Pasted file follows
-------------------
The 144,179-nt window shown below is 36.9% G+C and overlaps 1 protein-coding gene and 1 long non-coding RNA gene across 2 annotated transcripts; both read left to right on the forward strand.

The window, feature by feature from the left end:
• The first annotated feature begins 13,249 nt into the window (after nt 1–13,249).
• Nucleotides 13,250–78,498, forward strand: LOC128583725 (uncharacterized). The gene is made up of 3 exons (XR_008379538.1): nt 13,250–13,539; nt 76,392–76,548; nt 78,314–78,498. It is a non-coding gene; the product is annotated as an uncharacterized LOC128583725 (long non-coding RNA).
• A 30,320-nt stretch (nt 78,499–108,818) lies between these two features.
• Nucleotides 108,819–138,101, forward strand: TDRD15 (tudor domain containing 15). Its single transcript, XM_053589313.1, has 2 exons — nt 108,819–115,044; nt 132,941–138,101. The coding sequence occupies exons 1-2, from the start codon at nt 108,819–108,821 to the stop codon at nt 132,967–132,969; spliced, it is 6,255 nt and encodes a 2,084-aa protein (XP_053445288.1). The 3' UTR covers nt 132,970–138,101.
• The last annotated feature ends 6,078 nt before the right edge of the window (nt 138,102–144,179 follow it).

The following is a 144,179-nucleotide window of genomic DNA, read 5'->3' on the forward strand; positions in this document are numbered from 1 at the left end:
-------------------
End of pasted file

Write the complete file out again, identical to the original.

The 144,179-nt window shown below is 36.9% G+C and overlaps 1 protein-coding gene and 1 long non-coding RNA gene across 2 annotated transcripts; both read left to right on the forward strand.

The window, feature by feature from the left end:
• The first annotated feature begins 13,249 nt into the window (after nt 1–13,249).
• Nucleotides 13,250–78,498, forward strand: LOC128583725 (uncharacterized). The gene is made up of 3 exons (XR_008379538.1): nt 13,250–13,539; nt 76,392–76,548; nt 78,314–78,498. It is a non-coding gene; the product is annotated as an uncharacterized LOC128583725 (long non-coding RNA).
• A 30,320-nt stretch (nt 78,499–108,818) lies between these two features.
• Nucleotides 108,819–138,101, forward strand: TDRD15 (tudor domain containing 15). Its single transcript, XM_053589313.1, has 2 exons — nt 108,819–115,044; nt 132,941–138,101. The coding sequence occupies exons 1-2, from the start codon at nt 108,819–108,821 to the stop codon at nt 132,967–132,969; spliced, it is 6,255 nt and encodes a 2,084-aa protein (XP_053445288.1). The 3' UTR covers nt 132,970–138,101.
• The last annotated feature ends 6,078 nt before the right edge of the window (nt 138,102–144,179 follow it).

The following is a 144,179-nucleotide window of genomic DNA, read 5'->3' on the forward strand; positions in this document are numbered from 1 at the left end: